The EU has identified Sahel as an area that can affect Europe’s security
“The EU has identified Sahel as an area that can affect Europe’s security,” Danjean told DefenceReport. He pointed to France’s unaccompanied combat operations as a sign of some reluctance from EU nations who still see Nato as a requisite for multi-nation intervention in places like Mali.
Gaviard agrees, adding that many in Europe still wait to see how the US will respond to global crises and, more importantly, whether they will lead the charge or not.
It is for this reason, he said, that “Nato operations are more easily accepted by European countries than European flagged ones. With Nato, it means the US will engage its full force onto the operation, so there is that insurance.”
As the EU ponders its 15-month commitment to train Malian forces – due to begin in September – it is possible it will face many of the same asymmetric threats that French forces currently face in that country. Leveraging regional instability and weak states has proven to be one of AQIM’s most successful strategies. Like its AQ counterparts in other parts of the world, it will very likely attack multi-nation Mali operations at their weak points – slow reaction times, poor border discipline and stretched logistics.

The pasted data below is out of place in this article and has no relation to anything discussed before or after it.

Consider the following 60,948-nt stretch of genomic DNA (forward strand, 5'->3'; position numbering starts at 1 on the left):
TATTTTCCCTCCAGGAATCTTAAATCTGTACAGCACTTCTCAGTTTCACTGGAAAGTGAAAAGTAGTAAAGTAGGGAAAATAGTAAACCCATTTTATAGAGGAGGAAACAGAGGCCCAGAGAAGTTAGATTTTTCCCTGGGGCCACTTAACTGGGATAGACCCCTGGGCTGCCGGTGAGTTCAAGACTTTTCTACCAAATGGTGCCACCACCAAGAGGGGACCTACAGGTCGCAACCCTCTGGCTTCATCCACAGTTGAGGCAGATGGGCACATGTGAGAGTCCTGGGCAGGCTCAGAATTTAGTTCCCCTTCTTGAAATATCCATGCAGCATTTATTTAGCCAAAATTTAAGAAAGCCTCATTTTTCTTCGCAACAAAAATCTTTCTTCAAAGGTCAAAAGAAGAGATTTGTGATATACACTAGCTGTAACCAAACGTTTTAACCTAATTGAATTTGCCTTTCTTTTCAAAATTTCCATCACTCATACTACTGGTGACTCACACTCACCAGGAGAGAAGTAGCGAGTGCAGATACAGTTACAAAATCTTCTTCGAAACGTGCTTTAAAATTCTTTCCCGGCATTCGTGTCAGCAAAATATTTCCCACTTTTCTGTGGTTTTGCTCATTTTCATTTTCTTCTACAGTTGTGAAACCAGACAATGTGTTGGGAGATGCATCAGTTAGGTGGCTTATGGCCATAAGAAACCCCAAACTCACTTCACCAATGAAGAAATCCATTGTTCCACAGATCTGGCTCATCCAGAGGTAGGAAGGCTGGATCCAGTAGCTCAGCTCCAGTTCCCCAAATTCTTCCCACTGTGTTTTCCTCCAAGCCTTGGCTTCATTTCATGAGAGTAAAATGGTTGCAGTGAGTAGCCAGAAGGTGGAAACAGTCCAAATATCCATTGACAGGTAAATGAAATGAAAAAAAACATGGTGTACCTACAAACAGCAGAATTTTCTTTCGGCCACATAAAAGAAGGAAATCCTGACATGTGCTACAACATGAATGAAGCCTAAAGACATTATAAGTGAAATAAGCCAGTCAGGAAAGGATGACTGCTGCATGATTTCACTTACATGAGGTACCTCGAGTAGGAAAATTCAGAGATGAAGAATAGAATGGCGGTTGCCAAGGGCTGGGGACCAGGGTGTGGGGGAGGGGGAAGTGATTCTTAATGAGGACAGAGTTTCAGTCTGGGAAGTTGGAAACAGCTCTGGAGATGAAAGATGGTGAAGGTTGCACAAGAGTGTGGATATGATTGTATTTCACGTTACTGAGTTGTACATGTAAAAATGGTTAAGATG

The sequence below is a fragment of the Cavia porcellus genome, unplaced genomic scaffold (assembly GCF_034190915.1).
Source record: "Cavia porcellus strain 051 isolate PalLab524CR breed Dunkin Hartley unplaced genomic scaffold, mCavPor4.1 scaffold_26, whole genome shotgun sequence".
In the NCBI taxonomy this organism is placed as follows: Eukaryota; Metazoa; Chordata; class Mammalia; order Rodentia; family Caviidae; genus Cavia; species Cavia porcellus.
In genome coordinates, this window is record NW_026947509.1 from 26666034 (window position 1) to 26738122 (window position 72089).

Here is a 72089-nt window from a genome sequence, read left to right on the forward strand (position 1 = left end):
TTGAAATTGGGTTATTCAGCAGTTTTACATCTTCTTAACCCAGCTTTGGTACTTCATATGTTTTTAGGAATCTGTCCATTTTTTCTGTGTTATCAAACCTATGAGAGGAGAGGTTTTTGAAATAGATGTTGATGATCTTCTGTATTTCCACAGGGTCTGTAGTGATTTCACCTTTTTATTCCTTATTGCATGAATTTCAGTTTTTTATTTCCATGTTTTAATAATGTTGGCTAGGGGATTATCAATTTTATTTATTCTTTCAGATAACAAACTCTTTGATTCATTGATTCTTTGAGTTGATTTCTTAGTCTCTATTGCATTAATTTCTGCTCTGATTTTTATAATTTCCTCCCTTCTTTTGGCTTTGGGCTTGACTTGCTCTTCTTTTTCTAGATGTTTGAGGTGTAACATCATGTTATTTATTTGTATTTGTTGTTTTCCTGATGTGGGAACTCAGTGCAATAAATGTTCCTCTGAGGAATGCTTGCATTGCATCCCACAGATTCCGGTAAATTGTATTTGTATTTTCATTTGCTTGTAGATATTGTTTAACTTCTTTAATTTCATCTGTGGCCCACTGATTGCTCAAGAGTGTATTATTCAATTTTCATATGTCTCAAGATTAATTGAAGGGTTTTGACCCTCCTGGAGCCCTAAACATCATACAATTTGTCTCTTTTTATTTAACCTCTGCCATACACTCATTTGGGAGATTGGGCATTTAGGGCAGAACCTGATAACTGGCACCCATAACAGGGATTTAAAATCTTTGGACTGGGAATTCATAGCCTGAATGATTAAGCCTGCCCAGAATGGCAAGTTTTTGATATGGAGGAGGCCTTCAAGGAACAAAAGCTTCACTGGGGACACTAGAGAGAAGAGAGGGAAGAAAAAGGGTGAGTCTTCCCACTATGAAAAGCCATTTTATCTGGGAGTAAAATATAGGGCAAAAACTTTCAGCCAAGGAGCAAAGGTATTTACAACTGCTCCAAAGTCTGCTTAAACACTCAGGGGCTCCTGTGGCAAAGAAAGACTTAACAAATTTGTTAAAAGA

It is a prospect that will feel undeniably familiar to those of all ranks, services and nationalities who have fought in southwest Asia over the past decade. One significant change will be that, this time, America will view the fight from the sidelines.
Correction – Spelling of the names ‘Raffaello Pantucci’ and ‘James Hackett’ has been corrected.
Feature photo / “French troops in Bamako” – French MoD
Inset photo / “French Rafale over Mali” – French MoD